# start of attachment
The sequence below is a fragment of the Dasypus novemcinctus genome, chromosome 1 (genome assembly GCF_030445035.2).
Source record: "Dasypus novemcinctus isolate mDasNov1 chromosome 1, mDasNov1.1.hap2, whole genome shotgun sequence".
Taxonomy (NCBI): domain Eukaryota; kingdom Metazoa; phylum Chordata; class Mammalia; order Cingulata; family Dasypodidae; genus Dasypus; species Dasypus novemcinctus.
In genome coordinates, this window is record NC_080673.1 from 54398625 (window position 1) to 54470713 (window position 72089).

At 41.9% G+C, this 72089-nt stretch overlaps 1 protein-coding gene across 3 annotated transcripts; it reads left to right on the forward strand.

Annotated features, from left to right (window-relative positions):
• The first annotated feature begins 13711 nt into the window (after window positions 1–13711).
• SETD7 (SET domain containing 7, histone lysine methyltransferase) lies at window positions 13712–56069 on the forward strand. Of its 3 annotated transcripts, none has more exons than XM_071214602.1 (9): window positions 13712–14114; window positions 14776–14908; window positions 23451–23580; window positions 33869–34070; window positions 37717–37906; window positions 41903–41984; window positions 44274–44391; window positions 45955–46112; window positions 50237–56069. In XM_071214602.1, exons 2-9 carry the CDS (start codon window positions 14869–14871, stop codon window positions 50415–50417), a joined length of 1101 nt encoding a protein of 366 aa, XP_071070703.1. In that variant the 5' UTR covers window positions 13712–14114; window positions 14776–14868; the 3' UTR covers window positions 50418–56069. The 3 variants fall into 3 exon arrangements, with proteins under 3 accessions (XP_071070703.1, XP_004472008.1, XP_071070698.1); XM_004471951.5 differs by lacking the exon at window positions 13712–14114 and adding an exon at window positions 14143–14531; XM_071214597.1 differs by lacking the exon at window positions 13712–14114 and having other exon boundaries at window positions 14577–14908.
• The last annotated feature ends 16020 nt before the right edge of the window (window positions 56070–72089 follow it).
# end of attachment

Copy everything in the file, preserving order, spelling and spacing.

The sequence below is a fragment of the Dasypus novemcinctus genome, chromosome 1 (genome assembly GCF_030445035.2).
Source record: "Dasypus novemcinctus isolate mDasNov1 chromosome 1, mDasNov1.1.hap2, whole genome shotgun sequence".
Taxonomy (NCBI): domain Eukaryota; kingdom Metazoa; phylum Chordata; class Mammalia; order Cingulata; family Dasypodidae; genus Dasypus; species Dasypus novemcinctus.
In genome coordinates, this window is record NC_080673.1 from 54398625 (window position 1) to 54470713 (window position 72089).

At 41.9% G+C, this 72089-nt stretch overlaps 1 protein-coding gene across 3 annotated transcripts; it reads left to right on the forward strand.

Annotated features, from left to right (window-relative positions):
• The first annotated feature begins 13711 nt into the window (after window positions 1–13711).
• SETD7 (SET domain containing 7, histone lysine methyltransferase) lies at window positions 13712–56069 on the forward strand. Of its 3 annotated transcripts, none has more exons than XM_071214602.1 (9): window positions 13712–14114; window positions 14776–14908; window positions 23451–23580; window positions 33869–34070; window positions 37717–37906; window positions 41903–41984; window positions 44274–44391; window positions 45955–46112; window positions 50237–56069. In XM_071214602.1, exons 2-9 carry the CDS (start codon window positions 14869–14871, stop codon window positions 50415–50417), a joined length of 1101 nt encoding a protein of 366 aa, XP_071070703.1. In that variant the 5' UTR covers window positions 13712–14114; window positions 14776–14868; the 3' UTR covers window positions 50418–56069. The 3 variants fall into 3 exon arrangements, with proteins under 3 accessions (XP_071070703.1, XP_004472008.1, XP_071070698.1); XM_004471951.5 differs by lacking the exon at window positions 13712–14114 and adding an exon at window positions 14143–14531; XM_071214597.1 differs by lacking the exon at window positions 13712–14114 and having other exon boundaries at window positions 14577–14908.
• The last annotated feature ends 16020 nt before the right edge of the window (window positions 56070–72089 follow it).